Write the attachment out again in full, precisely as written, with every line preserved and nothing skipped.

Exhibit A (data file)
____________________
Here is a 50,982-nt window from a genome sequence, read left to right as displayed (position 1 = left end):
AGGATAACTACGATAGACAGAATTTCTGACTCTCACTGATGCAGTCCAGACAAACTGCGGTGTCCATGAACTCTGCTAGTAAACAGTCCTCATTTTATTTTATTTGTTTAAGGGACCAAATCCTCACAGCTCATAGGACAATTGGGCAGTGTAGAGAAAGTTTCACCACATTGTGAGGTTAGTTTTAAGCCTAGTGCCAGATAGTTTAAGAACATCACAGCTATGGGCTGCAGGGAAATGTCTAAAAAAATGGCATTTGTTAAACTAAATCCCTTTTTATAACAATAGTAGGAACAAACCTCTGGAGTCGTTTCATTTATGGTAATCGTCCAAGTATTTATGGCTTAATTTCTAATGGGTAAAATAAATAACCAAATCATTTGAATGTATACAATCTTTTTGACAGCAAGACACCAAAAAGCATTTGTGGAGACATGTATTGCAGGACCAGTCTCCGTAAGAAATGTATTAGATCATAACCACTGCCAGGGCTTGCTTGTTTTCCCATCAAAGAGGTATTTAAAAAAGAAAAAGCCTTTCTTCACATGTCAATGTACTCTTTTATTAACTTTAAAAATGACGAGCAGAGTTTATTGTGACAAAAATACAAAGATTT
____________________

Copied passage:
Here is a 50,982-nt window from a genome sequence, read left to right as displayed (position 1 = left end):
AGGATAACTACGATAGACAGAATTTCTGACTCTCACTGATGCAGTCCAGACAAACTGCGGTGTCCATGAACTCTGCTAGTAAACAGTCCTCATTTTATTTTATTTGTTTAAGGGACCAAATCCTCACAGCTCATAGGACAATTGGGCAGTGTAGAGAAAGTTTCACCACATTGTGAGGTTAGTTTTAAGCCTAGTGCCAGATAGTTTAAGAACATCACAGCTATGGGCTGCAGGGAAATGTCTAAAAAAATGGCATTTGTTAAACTAAATCCCTTTTTATAACAATAGTAGGAACAAACCTCTGGAGTCGTTTCATTTATGGTAATCGTCCAAGTATTTATGGCTTAATTTCTAATGGGTAAAATAAATAACCAAATCATTTGAATGTATACAATCTTTTTGACAGCAAGACACCAAAAAGCATTTGTGGAGACATGTATTGCAGGACCAGTCTCCGTAAGAAATGTATTAGATCATAACCACTGCCAGGGCTTGCTTGTTTTCCCATCAAAGAGGTATTTAAAAAAGAAAAAGCCTTTCTTCACATGTCAATGTACTCTTTTATTAACTTTAAAAATGACGAGCAGAGTTTATTGTGACAAAAATACAAAGATTT